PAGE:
How to Use the Point System to Outline the Writing of Your Grant Application - dummies

How to Use the Point System to Outline the Writing of Your Grant Application

By Beverly A. Browning

Most government grant application narratives are weighted for a total of 100 possible points. The most comprehensive writing section of any grant application narrative is usually the program design section because this is where you write your goals, measurable objectives, implementation strategies, and timelines; create a Logic Model; develop the management plan; and comply with any additional information requested by the funding agency.

Some government agencies assign more than 100 points to the narrative sections of grant applications. Read every word in the guidelines so you know what to shoot for. You may need to write extra response sections to be considered eligible for the additional review points.

In the example that follows in this section, note that the largest point section is the program design, management plan, and evaluation methodologies section, which weighs in at 50 points. Because program design is worth 50 percent of the entire grant application’s scoring schematic of 100 points, you want to take more time to research and write this section of your grant application narrative.

If the funding agency’s formatting instructions tell you that the grant application narrative can’t exceed 20 single-spaced pages, you want to earmark 50 percent of the 20 pages (so 10 pages) for the program design and methodologies section.

When you know the maximum number of pages that you’re allowed to write for the entire grant application narrative, you can take the total points (100 points) and divide them by the points for each section. Translate this number into a percentage, and you know how many pages you need to write in each narrative section to fulfill the peer reviewers’ expectations.

In the following list, you will find the maximum number of pages you should write in each narrative section based on a 20-page limit. This list also provides you with some of the questions that peer reviewers keep in mind when reading your application. Remember, the total possible peer review score for your grant application is 100 points.

Note: The point values included are fairly typical, but the values vary from application to application, as do the section headings. Here’s how it breaks down:

  • Statement of Need — 20 points (20 percent of 20 pages equals 4 pages for this section): Does the application specify those issues that this project will address from the list of issues facing the target population? Is this project likely to successfully address the issues identified? Will the target population be involved in the design and implementation of the project? Does the project meet the objectives of the funding?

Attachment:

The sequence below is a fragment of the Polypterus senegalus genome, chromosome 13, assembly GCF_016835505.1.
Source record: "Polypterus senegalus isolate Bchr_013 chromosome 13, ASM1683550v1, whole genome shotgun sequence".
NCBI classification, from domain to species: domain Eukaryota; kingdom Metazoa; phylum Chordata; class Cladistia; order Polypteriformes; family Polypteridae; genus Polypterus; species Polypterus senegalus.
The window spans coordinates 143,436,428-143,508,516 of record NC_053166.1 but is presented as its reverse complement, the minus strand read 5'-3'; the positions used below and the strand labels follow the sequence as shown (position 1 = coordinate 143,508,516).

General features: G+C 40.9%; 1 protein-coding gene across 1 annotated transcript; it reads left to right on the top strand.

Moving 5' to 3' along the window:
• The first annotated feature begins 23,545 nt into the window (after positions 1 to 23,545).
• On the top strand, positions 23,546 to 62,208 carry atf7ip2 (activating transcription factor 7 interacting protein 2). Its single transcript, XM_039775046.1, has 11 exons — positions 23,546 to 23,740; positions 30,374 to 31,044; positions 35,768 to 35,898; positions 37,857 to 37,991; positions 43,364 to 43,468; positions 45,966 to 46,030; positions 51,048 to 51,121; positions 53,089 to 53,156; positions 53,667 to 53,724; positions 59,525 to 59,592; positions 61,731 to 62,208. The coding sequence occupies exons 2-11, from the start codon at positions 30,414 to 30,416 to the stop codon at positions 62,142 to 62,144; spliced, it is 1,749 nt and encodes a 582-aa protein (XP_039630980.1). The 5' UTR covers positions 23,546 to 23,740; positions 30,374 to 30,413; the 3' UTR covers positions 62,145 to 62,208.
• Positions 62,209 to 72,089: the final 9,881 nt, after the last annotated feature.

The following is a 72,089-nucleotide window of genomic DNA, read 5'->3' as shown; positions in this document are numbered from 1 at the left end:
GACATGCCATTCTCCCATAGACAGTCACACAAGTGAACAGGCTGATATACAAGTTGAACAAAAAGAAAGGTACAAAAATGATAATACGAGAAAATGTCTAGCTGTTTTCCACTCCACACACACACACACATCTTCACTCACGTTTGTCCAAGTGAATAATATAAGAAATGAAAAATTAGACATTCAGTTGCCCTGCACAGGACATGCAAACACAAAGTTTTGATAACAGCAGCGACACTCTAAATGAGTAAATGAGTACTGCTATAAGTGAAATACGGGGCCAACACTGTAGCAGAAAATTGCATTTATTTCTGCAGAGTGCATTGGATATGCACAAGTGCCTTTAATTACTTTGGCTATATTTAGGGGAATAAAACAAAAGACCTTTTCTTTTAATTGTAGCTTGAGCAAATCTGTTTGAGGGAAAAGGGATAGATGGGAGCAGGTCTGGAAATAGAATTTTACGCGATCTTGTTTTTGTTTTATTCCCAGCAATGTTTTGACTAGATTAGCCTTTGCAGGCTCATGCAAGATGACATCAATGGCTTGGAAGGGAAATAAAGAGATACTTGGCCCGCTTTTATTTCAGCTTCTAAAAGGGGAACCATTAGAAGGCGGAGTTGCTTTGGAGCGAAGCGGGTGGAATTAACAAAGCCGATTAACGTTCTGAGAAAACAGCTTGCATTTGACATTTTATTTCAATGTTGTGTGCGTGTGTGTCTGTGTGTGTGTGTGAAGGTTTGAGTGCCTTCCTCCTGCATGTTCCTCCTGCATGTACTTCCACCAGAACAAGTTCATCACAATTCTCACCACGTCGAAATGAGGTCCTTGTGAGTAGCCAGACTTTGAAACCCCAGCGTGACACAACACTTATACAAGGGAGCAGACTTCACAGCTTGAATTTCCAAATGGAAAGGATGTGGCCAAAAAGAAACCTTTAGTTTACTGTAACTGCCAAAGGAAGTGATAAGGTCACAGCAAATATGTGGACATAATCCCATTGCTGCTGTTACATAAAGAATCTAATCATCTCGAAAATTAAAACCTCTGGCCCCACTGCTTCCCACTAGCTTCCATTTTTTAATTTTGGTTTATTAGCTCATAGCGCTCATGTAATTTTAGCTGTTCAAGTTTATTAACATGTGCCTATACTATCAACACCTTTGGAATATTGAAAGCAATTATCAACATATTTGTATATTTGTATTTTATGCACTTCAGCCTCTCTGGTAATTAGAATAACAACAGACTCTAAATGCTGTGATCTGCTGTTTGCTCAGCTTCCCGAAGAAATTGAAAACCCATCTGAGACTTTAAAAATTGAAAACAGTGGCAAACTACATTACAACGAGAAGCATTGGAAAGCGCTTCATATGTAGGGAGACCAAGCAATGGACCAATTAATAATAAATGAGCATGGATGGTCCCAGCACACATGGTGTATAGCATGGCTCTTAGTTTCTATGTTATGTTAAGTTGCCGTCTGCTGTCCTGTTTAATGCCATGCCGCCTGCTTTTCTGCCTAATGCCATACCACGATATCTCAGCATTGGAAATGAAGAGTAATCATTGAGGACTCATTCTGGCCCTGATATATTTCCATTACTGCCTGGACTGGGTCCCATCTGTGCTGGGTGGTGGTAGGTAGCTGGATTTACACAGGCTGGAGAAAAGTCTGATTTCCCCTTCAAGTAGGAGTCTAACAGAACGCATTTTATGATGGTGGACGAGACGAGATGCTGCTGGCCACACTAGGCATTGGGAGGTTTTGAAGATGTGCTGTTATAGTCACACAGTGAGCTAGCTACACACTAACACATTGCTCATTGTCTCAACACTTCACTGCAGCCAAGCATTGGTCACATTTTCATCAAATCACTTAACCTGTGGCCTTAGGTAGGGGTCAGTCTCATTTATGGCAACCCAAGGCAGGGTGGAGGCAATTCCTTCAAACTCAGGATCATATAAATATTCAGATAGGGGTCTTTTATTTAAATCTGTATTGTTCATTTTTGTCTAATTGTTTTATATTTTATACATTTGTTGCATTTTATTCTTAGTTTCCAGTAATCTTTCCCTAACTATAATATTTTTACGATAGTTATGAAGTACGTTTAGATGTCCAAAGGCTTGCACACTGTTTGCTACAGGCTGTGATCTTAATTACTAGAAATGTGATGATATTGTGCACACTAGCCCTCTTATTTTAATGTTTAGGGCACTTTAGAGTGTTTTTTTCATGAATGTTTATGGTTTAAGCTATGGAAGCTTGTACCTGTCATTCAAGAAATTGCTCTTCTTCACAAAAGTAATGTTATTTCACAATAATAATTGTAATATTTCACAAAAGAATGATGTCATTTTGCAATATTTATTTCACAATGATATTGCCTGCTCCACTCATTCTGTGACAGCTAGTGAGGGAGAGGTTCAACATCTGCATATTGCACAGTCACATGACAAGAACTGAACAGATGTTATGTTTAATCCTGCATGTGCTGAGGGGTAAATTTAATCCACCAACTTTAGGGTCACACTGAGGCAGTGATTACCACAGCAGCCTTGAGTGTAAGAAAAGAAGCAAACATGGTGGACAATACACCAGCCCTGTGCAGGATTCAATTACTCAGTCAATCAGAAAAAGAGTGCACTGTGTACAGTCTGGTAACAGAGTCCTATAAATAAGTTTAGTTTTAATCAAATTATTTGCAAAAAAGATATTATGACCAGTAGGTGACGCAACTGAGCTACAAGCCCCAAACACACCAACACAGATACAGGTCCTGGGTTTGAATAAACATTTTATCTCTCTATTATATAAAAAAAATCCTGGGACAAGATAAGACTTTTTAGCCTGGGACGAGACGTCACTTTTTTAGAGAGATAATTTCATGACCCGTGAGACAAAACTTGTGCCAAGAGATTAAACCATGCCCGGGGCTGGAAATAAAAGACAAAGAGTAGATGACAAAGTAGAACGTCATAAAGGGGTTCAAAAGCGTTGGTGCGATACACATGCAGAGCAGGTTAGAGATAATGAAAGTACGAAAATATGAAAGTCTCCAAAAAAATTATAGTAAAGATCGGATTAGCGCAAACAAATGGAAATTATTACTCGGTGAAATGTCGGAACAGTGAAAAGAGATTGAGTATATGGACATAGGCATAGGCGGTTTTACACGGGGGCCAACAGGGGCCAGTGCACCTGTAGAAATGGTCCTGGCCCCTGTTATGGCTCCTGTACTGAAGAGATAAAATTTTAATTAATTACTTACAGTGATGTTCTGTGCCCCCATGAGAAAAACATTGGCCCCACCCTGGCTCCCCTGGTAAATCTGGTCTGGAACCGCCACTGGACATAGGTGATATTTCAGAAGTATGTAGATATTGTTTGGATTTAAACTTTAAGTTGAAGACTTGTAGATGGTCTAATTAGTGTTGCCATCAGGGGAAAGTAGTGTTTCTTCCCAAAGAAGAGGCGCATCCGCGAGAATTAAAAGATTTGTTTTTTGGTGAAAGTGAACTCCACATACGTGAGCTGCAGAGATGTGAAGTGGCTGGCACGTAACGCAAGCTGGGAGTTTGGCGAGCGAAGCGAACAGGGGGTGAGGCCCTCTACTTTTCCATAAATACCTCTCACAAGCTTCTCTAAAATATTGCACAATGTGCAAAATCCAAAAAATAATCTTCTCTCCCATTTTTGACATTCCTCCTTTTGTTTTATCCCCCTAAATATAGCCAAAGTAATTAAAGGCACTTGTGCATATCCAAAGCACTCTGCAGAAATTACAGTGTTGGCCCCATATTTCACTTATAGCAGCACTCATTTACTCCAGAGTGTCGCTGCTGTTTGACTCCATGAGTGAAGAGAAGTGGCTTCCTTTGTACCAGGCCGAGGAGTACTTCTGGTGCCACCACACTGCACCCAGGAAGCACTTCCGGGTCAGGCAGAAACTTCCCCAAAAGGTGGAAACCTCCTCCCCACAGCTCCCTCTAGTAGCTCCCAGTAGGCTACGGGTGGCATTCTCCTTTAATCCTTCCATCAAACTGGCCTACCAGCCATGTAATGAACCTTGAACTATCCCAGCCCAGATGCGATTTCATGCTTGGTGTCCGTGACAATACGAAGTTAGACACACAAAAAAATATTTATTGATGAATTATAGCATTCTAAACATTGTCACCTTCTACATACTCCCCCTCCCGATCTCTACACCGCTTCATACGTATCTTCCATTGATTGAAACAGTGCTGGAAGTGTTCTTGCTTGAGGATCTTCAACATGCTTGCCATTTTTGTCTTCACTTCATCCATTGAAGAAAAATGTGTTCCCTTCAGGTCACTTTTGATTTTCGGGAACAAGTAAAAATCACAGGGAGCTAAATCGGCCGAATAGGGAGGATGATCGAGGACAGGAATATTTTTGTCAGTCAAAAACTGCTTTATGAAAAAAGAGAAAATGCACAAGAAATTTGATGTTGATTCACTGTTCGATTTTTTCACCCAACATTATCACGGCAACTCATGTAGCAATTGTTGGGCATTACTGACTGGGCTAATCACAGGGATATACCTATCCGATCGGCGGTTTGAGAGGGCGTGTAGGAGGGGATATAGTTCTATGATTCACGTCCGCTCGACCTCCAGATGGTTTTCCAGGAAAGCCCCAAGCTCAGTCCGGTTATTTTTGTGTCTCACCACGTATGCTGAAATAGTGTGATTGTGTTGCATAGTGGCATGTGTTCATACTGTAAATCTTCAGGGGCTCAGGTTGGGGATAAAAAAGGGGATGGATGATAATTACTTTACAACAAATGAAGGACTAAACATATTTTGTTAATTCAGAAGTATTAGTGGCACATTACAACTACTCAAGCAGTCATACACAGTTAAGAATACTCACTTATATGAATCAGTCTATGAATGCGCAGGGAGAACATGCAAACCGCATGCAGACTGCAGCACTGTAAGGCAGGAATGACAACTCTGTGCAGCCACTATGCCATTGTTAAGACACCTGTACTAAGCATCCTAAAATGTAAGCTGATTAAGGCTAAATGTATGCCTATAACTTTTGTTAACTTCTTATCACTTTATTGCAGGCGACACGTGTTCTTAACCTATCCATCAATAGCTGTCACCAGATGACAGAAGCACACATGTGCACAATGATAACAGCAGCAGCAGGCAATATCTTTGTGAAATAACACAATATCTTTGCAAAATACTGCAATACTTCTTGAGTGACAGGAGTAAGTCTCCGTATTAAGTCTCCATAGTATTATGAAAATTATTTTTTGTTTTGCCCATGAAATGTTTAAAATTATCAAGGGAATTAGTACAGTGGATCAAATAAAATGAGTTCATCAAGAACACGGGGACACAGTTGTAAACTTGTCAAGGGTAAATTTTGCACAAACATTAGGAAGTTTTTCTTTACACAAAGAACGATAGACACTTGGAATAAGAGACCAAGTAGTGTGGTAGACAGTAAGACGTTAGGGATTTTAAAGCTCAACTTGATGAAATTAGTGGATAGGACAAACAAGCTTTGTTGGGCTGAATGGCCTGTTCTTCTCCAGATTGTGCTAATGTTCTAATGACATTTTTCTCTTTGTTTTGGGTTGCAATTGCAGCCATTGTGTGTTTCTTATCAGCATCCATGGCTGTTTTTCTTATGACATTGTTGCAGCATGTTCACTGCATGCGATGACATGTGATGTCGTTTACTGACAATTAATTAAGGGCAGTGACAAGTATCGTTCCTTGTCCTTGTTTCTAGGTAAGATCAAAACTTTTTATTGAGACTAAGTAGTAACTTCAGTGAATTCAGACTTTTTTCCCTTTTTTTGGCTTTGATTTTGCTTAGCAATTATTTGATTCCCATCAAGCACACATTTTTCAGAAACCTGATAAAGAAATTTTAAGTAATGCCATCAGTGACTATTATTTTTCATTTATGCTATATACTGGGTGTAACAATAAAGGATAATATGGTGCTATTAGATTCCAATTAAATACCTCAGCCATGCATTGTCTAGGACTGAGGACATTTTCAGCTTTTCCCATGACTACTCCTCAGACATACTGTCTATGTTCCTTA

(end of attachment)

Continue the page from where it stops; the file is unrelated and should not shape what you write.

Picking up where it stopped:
• Program Design, Management Plan, and Evaluation Methodologies — 50 points (50 percent of 20 pages equals 10 pages for this section): What are the goals and measurable objectives for the project? Are they aligned with the purpose of the funding as it’s articulated in the grant announcement? Are the proposed program activities likely to achieve the stated goals and objectives?

    Is the scope and duration of the program adequate to achieve the proposed outcomes? Have collaborative partners been included in the planning of the program design, and will they remain involved in the project’s implementation? Is the appropriate research base used to support the proposed interventions? Is the Logic Model comprehensive?

    Does the applicant provide an impact statement? Are the evaluation designs and methodologies adequate to measure the extent to which program indicators and outcomes are being met? Is there evidence of strong and adequate project management, including key staff and their functions, timelines, accounting procedures, reporting, and collaborative efforts with the partner organizations?

  • Applicant Capability — 20 points (20 percent of 20 pages equals 4 pages for this section): How long has the grant applicant been in operation? Does the grant applicant have sufficient human and financial resources to implement the project successfully? Does the grant applicant have previous experience and expertise in working with the proposed target population and/or delivering similar services? Has the grant applicant managed federal grants previously?

    What were the outcomes of these previously funded programs (number served, measurable benchmarks achieved, and other statistical indicators demonstrating implementation success)? What is the grant applicant’s organizational structure? Is the board of directors hands-on and involved in providing management and financial oversight to administrative staff? Are there clear lines of accountability in the organizational chart?

  • Budget and Sustainability — 10 points (10 percent of 20 pages equals 2 pages for this section): Is there an appropriate amount of money allocated to each key activity/task? Is the total budget allocation adequate to reach project goals? Can the applicant sustain the grant-funded program after the funding period has ended?

    What percent of the applicant’s total project cost is in-kind (non-cash) from the applicant? In-kind from collaborative partners? Cash match from the applicant? Cash match from collaborative partners?